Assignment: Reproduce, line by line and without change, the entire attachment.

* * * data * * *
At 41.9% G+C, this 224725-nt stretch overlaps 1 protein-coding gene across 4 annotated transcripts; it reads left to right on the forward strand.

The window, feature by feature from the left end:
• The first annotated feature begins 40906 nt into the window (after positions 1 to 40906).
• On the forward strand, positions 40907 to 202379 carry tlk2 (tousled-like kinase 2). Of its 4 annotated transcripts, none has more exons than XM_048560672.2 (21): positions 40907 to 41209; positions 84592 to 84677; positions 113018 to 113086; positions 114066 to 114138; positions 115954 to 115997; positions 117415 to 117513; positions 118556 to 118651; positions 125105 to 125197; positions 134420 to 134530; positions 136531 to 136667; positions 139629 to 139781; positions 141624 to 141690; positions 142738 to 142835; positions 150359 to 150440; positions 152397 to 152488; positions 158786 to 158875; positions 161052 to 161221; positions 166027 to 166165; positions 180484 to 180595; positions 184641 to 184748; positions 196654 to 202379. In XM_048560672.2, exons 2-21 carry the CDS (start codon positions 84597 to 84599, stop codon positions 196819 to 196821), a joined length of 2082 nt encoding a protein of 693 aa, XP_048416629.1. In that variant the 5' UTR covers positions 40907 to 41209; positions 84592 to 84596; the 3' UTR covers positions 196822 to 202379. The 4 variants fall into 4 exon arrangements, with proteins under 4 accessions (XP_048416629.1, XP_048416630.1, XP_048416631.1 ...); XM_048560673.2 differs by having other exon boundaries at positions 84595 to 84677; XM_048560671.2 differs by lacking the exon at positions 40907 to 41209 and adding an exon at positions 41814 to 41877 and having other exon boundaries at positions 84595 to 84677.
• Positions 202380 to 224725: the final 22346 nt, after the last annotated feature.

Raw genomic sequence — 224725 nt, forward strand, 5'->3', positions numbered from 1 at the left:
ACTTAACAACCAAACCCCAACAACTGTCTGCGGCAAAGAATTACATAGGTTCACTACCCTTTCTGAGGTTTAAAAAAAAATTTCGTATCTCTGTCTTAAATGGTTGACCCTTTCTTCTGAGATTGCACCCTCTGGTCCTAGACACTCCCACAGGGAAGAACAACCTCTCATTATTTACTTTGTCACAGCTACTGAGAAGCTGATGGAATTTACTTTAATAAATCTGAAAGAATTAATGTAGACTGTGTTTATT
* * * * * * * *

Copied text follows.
At 41.9% G+C, this 224725-nt stretch overlaps 1 protein-coding gene across 4 annotated transcripts; it reads left to right on the forward strand.

The window, feature by feature from the left end:
• The first annotated feature begins 40906 nt into the window (after positions 1 to 40906).
• On the forward strand, positions 40907 to 202379 carry tlk2 (tousled-like kinase 2). Of its 4 annotated transcripts, none has more exons than XM_048560672.2 (21): positions 40907 to 41209; positions 84592 to 84677; positions 113018 to 113086; positions 114066 to 114138; positions 115954 to 115997; positions 117415 to 117513; positions 118556 to 118651; positions 125105 to 125197; positions 134420 to 134530; positions 136531 to 136667; positions 139629 to 139781; positions 141624 to 141690; positions 142738 to 142835; positions 150359 to 150440; positions 152397 to 152488; positions 158786 to 158875; positions 161052 to 161221; positions 166027 to 166165; positions 180484 to 180595; positions 184641 to 184748; positions 196654 to 202379. In XM_048560672.2, exons 2-21 carry the CDS (start codon positions 84597 to 84599, stop codon positions 196819 to 196821), a joined length of 2082 nt encoding a protein of 693 aa, XP_048416629.1. In that variant the 5' UTR covers positions 40907 to 41209; positions 84592 to 84596; the 3' UTR covers positions 196822 to 202379. The 4 variants fall into 4 exon arrangements, with proteins under 4 accessions (XP_048416629.1, XP_048416630.1, XP_048416631.1 ...); XM_048560673.2 differs by having other exon boundaries at positions 84595 to 84677; XM_048560671.2 differs by lacking the exon at positions 40907 to 41209 and adding an exon at positions 41814 to 41877 and having other exon boundaries at positions 84595 to 84677.
• Positions 202380 to 224725: the final 22346 nt, after the last annotated feature.

Raw genomic sequence — 224725 nt, forward strand, 5'->3', positions numbered from 1 at the left:
ACTTAACAACCAAACCCCAACAACTGTCTGCGGCAAAGAATTACATAGGTTCACTACCCTTTCTGAGGTTTAAAAAAAAATTTCGTATCTCTGTCTTAAATGGTTGACCCTTTCTTCTGAGATTGCACCCTCTGGTCCTAGACACTCCCACAGGGAAGAACAACCTCTCATTATTTACTTTGTCACAGCTACTGAGAAGCTGATGGAATTTACTTTAATAAATCTGAAAGAATTAATGTAGACTGTGTTTATT